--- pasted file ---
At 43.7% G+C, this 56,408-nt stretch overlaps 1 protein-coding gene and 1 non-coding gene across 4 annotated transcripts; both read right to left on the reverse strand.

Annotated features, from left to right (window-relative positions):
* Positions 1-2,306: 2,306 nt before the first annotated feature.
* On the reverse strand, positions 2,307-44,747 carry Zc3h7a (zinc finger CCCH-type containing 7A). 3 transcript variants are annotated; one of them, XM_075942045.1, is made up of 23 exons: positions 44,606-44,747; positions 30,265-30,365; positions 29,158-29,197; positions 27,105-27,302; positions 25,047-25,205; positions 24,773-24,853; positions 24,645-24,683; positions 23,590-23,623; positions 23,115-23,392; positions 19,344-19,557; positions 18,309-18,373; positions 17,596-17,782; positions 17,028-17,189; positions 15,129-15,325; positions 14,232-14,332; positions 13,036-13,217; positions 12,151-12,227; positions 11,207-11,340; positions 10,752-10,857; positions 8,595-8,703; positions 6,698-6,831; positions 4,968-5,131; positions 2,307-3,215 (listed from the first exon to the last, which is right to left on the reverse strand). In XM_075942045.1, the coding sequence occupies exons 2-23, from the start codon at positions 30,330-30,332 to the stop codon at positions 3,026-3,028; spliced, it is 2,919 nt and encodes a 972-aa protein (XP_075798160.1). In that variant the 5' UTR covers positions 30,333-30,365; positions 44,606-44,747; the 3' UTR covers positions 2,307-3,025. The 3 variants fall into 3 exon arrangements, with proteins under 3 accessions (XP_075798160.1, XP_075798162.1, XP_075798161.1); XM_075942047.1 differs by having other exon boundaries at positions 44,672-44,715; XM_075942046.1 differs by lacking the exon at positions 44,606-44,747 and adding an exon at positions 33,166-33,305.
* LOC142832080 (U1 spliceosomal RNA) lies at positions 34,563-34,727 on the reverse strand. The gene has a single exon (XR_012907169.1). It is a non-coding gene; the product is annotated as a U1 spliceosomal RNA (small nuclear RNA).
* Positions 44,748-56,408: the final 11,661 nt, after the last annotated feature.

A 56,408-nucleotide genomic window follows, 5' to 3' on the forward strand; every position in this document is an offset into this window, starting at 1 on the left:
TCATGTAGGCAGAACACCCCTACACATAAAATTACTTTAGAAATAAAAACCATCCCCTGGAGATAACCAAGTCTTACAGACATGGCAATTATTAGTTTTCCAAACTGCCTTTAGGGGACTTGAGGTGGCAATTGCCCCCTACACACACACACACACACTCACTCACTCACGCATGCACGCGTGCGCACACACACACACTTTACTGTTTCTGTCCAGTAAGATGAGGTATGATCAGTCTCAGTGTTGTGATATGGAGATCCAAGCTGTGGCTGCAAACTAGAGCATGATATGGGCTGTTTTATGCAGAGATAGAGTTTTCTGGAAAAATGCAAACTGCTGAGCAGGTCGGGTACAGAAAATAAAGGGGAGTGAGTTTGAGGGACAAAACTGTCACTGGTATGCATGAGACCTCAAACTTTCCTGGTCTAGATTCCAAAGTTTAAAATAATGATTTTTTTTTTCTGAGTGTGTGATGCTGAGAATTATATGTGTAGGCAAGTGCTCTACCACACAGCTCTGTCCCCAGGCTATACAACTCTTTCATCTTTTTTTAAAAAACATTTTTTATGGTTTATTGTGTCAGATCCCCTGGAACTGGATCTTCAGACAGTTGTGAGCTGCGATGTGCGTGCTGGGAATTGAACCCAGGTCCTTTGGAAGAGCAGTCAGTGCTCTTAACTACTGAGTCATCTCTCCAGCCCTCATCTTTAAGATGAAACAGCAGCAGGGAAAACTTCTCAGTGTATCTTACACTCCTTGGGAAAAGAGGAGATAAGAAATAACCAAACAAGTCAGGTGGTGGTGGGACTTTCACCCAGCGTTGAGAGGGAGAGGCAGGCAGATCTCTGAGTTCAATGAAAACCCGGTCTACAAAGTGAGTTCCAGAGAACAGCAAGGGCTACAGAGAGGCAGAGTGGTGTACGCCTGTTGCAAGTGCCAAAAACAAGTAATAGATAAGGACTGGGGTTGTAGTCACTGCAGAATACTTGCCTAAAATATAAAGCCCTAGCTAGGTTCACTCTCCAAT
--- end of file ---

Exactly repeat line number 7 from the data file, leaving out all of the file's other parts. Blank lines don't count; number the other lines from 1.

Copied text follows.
A 56,408-nucleotide genomic window follows, 5' to 3' on the forward strand; every position in this document is an offset into this window, starting at 1 on the left: